As India gears up for its general elections later this year, global financial markets are bracing for political turmoil elsewhere. The UK Prime Minister Theresa May’s Brexit plan was voted down in Parliament. She now needs to present an alternative plan by the March 29 deadline. In the meantime, there’s increased speculation around a second referendum on Brexit.

What is it?

Britain joined the European Union (EU), then known as European Economic Community, in 1973. Joining the EU enhanced the UK’s access to other member countries in terms of trade and workforce mobility. The UK also bagged special privileges such as a rebate on its contribution to the EU budget and an opt-out from the common currency. But the inclusion of ten new countries in the EU in 2004 proved a turning point. With increasing immigration from other EU nations, the influx of immigrants into the UK doubled between 2004 and 2008.

After the global financial crisis unfolded in 2008, the UK suffered setbacks to its economy, income levels and job growth, fuelling angst against immigrants. Britain’s exit from the EU, or Brexit as it is called, shot to centre-stage in the 2015 election campaign.

Then British Prime Minister David Cameron, not in favour of Brexit, called for a referendum on June 23, 2016, where British people were asked to vote on the issue. The referendum threw up a 51.9 per cent vote in favour of Brexit, forcing the government to cobble together a plan to put Brexit into action.

Though this deal has hit a roadblock, many including Prime Minister May are against the proposal for a second referendum citing it as against the verdict of the people. Some polls suggest that people may vote to stay in the EU if a second referendum is held.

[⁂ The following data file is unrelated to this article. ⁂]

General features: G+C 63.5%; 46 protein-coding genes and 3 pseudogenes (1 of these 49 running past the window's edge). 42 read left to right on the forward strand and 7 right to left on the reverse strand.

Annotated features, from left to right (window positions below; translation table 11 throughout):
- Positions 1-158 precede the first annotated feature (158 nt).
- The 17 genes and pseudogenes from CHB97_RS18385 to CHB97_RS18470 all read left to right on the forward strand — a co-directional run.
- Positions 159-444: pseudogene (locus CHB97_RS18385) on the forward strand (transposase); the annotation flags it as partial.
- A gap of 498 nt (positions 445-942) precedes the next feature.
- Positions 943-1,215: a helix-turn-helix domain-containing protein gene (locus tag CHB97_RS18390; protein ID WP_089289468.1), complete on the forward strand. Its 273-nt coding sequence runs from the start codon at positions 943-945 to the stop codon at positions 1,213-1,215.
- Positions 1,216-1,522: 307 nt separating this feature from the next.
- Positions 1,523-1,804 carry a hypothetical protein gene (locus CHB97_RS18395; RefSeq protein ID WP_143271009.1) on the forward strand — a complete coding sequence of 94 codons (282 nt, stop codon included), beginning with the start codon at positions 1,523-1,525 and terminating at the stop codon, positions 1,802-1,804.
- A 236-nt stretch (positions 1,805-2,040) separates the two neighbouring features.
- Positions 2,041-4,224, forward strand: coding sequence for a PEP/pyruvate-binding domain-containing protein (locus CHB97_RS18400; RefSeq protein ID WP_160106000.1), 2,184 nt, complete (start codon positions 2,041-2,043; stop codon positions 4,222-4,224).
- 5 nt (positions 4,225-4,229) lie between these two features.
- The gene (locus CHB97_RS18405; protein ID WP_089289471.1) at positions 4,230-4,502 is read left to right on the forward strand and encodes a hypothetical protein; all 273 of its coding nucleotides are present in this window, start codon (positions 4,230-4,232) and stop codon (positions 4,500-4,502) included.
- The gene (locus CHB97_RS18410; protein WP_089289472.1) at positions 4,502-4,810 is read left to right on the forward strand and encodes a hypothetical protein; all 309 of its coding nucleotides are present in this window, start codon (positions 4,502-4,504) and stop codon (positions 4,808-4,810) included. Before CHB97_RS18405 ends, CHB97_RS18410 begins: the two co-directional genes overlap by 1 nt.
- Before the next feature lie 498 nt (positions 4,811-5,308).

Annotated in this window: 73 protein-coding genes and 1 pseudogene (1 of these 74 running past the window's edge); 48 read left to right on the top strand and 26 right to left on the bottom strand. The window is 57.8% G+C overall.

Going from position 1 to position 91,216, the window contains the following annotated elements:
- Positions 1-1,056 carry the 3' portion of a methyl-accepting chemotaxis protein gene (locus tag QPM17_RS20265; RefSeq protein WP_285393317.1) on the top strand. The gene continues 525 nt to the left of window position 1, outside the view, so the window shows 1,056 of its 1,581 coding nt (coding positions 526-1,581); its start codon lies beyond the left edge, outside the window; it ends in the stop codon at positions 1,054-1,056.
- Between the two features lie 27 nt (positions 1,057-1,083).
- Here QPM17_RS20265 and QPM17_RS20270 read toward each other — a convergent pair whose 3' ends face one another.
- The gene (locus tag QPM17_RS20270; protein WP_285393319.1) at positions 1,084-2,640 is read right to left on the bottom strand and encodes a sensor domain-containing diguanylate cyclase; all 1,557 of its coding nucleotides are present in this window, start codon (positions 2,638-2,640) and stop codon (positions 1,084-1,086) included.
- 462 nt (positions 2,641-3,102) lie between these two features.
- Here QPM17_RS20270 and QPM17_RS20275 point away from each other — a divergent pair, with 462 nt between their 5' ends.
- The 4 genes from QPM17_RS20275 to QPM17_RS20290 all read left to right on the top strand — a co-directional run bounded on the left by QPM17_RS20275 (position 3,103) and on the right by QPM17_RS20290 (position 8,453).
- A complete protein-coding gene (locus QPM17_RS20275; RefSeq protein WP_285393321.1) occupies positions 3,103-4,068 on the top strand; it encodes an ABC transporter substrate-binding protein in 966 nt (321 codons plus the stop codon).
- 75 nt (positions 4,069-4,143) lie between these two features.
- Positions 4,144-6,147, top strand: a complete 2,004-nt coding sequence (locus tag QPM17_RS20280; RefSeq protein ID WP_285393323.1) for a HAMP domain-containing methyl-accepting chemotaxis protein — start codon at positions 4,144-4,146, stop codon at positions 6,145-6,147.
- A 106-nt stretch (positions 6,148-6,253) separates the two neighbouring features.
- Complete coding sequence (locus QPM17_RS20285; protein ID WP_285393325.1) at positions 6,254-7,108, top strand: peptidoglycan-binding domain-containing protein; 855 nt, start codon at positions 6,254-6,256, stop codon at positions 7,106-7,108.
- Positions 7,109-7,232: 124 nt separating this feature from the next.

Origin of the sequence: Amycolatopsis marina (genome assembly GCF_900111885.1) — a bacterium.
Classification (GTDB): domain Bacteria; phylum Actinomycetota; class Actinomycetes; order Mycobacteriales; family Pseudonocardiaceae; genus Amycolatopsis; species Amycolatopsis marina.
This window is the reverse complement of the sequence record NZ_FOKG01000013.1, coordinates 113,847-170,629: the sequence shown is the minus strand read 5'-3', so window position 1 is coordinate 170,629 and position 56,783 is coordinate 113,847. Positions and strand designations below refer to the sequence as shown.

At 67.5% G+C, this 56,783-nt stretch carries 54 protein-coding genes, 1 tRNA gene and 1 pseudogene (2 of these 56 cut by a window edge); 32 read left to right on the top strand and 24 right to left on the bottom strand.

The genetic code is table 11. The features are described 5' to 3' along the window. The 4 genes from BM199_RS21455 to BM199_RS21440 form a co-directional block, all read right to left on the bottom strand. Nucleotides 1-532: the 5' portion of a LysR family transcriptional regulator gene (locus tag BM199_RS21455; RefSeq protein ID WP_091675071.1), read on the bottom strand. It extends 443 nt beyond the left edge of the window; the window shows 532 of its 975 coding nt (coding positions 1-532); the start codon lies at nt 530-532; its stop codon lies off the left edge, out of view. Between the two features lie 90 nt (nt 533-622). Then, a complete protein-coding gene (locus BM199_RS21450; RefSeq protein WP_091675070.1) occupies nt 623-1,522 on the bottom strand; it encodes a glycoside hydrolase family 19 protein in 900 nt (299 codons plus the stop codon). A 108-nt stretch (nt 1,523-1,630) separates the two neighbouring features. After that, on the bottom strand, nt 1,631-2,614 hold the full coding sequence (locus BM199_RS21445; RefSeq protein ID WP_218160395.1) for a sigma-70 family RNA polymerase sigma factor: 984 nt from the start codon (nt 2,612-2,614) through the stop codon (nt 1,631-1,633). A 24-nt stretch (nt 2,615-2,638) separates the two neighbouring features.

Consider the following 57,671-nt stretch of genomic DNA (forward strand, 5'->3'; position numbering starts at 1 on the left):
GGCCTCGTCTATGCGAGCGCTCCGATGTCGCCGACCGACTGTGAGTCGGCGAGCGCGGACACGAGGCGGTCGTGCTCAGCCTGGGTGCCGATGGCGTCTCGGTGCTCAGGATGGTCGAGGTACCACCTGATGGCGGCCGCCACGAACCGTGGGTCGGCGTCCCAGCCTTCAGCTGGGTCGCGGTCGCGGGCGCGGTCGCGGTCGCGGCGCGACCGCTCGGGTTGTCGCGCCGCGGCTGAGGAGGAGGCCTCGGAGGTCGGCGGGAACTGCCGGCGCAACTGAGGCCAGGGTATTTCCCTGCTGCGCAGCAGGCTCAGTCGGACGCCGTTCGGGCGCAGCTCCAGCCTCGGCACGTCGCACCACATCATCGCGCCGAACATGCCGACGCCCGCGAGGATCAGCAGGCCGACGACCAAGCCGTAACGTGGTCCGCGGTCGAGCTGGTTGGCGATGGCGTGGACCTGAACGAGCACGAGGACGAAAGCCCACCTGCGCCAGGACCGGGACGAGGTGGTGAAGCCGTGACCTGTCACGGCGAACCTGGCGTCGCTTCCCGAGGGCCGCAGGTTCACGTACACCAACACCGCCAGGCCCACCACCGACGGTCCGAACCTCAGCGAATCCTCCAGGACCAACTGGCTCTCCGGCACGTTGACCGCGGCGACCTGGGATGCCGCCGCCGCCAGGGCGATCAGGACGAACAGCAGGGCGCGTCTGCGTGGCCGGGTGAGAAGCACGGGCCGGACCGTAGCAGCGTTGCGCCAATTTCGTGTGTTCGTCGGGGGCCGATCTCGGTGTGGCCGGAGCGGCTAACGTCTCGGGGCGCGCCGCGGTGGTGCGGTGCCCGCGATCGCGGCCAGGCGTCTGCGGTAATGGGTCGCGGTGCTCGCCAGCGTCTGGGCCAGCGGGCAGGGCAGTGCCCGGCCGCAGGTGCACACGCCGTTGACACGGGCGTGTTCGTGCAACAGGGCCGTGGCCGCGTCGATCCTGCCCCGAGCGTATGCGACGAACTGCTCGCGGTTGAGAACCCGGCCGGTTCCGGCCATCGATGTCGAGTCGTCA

Why is it important?

Hassle-free trade and easy mobility of goods and services between EU nations have been key advantages for the UK under the EU. This could be hit if Brexit becomes a reality. About 12 per cent of the global demand for UK’s goods and services comes from EU members and this accounts for an estimated three million jobs. The UK is negotiating hard with the EU to roll out a Brexit that doesn’t upset its trade equations. But if the EU drives a hard bargain and it’s a no-trade deal, Brexit may subject the UK to WTO rules on trade with the rest of Europe. This could mean increased trade tariffs and uncertainty for citizens of other EU member nations staying and working in the UK. It is unclear if the many global financial services giants based out of the UK will choose to relocate to other EU members post-Brexit.

With these concerns, a second referendum if held, can lead to more uncertainty. If the UK votes to remain, the dissenters may be unhappy. If it votes to leave, the negotiations will need to start from scratch. Whether the second referendum can be completed before March 29 is the other issue.

Why should I care?

The UK contributes about 3 per cent of India’s exports and the EU about 17 per cent. An economic slowdown in the UK or EU as a result of Brexit could impact India’s already faltering exports. However, some believe that India may also end up getting new trade opportunities with the UK after Brexit. Whether these will cancel out each other will be known only post facto. Brexit is also likely to create uncertainties for Indian immigrants working in the UK and for Indian firms who do business there. The UK’s new immigration policies will need a watch if Brexit becomes a reality.

The bottomline

Divorces are always more complicated than marriages.

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